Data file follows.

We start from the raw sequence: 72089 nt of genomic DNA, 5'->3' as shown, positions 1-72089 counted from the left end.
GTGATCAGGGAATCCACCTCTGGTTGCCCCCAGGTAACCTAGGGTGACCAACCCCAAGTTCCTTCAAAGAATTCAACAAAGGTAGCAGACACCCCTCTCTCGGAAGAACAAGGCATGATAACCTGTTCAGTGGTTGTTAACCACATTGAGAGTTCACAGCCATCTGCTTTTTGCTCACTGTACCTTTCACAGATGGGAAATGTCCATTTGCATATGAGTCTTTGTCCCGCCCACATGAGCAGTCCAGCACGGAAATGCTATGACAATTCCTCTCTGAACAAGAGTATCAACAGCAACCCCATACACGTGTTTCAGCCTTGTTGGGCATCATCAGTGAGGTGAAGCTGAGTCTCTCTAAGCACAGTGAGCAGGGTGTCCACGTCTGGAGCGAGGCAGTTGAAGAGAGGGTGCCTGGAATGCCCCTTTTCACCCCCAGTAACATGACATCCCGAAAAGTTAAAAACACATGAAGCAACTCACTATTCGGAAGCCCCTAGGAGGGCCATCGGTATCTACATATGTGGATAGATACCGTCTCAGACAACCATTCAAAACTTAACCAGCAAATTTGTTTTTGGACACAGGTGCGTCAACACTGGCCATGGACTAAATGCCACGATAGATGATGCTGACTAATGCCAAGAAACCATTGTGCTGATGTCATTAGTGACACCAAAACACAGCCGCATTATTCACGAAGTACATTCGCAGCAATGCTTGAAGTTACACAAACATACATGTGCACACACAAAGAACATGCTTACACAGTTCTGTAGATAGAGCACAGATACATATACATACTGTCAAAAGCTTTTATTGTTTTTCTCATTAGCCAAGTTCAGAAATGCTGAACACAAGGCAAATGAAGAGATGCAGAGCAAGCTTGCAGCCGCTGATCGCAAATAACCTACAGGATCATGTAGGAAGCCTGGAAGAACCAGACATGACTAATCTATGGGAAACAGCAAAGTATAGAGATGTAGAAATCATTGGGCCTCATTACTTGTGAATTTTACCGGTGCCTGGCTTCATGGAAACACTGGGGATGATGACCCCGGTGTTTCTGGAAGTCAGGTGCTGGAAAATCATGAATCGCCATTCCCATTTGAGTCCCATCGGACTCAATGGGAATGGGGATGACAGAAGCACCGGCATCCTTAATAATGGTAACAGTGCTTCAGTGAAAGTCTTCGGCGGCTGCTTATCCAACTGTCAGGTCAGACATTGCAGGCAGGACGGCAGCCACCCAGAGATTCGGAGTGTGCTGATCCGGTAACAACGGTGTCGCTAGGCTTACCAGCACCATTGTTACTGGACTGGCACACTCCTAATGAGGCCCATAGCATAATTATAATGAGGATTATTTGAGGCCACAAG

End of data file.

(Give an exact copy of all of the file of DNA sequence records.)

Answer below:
We start from the raw sequence: 72089 nt of genomic DNA, 5'->3' as shown, positions 1-72089 counted from the left end.
GTGATCAGGGAATCCACCTCTGGTTGCCCCCAGGTAACCTAGGGTGACCAACCCCAAGTTCCTTCAAAGAATTCAACAAAGGTAGCAGACACCCCTCTCTCGGAAGAACAAGGCATGATAACCTGTTCAGTGGTTGTTAACCACATTGAGAGTTCACAGCCATCTGCTTTTTGCTCACTGTACCTTTCACAGATGGGAAATGTCCATTTGCATATGAGTCTTTGTCCCGCCCACATGAGCAGTCCAGCACGGAAATGCTATGACAATTCCTCTCTGAACAAGAGTATCAACAGCAACCCCATACACGTGTTTCAGCCTTGTTGGGCATCATCAGTGAGGTGAAGCTGAGTCTCTCTAAGCACAGTGAGCAGGGTGTCCACGTCTGGAGCGAGGCAGTTGAAGAGAGGGTGCCTGGAATGCCCCTTTTCACCCCCAGTAACATGACATCCCGAAAAGTTAAAAACACATGAAGCAACTCACTATTCGGAAGCCCCTAGGAGGGCCATCGGTATCTACATATGTGGATAGATACCGTCTCAGACAACCATTCAAAACTTAACCAGCAAATTTGTTTTTGGACACAGGTGCGTCAACACTGGCCATGGACTAAATGCCACGATAGATGATGCTGACTAATGCCAAGAAACCATTGTGCTGATGTCATTAGTGACACCAAAACACAGCCGCATTATTCACGAAGTACATTCGCAGCAATGCTTGAAGTTACACAAACATACATGTGCACACACAAAGAACATGCTTACACAGTTCTGTAGATAGAGCACAGATACATATACATACTGTCAAAAGCTTTTATTGTTTTTCTCATTAGCCAAGTTCAGAAATGCTGAACACAAGGCAAATGAAGAGATGCAGAGCAAGCTTGCAGCCGCTGATCGCAAATAACCTACAGGATCATGTAGGAAGCCTGGAAGAACCAGACATGACTAATCTATGGGAAACAGCAAAGTATAGAGATGTAGAAATCATTGGGCCTCATTACTTGTGAATTTTACCGGTGCCTGGCTTCATGGAAACACTGGGGATGATGACCCCGGTGTTTCTGGAAGTCAGGTGCTGGAAAATCATGAATCGCCATTCCCATTTGAGTCCCATCGGACTCAATGGGAATGGGGATGACAGAAGCACCGGCATCCTTAATAATGGTAACAGTGCTTCAGTGAAAGTCTTCGGCGGCTGCTTATCCAACTGTCAGGTCAGACATTGCAGGCAGGACGGCAGCCACCCAGAGATTCGGAGTGTGCTGATCCGGTAACAACGGTGTCGCTAGGCTTACCAGCACCATTGTTACTGGACTGGCACACTCCTAATGAGGCCCATAGCATAATTATAATGAGGATTATTTGAGGCCACAAG